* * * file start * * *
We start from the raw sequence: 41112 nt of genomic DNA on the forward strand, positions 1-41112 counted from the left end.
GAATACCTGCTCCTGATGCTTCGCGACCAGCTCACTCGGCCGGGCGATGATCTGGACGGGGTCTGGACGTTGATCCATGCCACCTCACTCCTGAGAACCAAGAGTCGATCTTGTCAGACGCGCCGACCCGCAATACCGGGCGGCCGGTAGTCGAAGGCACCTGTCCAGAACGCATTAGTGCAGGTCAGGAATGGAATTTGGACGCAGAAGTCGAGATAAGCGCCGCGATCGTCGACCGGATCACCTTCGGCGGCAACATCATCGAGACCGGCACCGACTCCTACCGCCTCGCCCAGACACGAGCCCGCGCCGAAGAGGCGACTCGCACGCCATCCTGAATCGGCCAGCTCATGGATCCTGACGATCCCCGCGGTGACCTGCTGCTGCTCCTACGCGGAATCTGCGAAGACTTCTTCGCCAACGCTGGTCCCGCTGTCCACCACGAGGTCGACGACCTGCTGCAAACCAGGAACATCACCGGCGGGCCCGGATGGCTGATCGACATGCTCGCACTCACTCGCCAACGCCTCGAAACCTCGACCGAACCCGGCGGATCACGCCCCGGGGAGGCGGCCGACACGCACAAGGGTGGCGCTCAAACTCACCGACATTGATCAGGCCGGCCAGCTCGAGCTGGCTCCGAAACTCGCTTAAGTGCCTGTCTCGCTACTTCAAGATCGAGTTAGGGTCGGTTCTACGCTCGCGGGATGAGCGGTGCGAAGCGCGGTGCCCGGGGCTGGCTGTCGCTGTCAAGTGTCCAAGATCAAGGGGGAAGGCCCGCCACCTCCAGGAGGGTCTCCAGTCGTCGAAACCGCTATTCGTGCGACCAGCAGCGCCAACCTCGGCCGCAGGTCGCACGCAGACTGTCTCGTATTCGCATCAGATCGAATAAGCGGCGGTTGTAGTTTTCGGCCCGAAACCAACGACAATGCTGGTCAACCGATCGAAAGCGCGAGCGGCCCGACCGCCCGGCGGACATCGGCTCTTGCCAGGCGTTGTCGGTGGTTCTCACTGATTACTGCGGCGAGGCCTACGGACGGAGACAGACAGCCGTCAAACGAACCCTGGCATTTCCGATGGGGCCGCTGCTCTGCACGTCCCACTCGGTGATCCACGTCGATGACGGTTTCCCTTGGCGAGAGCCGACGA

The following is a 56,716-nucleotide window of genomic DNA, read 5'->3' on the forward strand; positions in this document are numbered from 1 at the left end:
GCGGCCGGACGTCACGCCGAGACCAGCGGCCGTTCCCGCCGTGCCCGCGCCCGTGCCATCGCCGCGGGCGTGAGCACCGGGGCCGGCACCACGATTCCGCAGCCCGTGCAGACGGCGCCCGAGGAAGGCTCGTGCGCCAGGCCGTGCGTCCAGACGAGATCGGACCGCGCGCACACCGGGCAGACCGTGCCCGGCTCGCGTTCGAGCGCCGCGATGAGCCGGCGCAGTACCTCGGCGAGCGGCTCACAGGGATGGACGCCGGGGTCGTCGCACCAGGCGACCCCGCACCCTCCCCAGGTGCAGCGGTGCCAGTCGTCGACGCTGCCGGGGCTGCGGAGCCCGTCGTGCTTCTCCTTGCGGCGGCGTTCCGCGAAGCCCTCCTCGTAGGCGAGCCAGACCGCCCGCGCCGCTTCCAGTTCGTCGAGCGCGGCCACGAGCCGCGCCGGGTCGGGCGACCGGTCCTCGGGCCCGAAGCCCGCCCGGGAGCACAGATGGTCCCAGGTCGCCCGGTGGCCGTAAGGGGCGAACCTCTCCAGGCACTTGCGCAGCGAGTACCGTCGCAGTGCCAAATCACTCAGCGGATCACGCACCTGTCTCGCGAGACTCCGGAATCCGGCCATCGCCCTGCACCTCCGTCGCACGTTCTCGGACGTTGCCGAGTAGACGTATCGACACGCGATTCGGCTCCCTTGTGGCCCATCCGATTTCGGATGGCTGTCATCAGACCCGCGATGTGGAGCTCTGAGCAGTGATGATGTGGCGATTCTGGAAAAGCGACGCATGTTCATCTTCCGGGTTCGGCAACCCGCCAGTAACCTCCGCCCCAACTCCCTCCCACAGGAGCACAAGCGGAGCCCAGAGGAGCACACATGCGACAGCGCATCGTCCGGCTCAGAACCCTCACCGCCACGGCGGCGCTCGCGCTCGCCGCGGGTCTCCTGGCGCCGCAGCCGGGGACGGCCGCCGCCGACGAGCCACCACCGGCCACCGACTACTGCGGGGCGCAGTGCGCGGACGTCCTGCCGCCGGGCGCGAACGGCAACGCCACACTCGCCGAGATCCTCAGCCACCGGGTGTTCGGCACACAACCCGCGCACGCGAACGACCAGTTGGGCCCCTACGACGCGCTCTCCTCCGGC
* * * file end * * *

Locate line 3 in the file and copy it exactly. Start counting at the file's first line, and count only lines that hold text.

The following is a 56,716-nucleotide window of genomic DNA, read 5'->3' on the forward strand; positions in this document are numbered from 1 at the left end: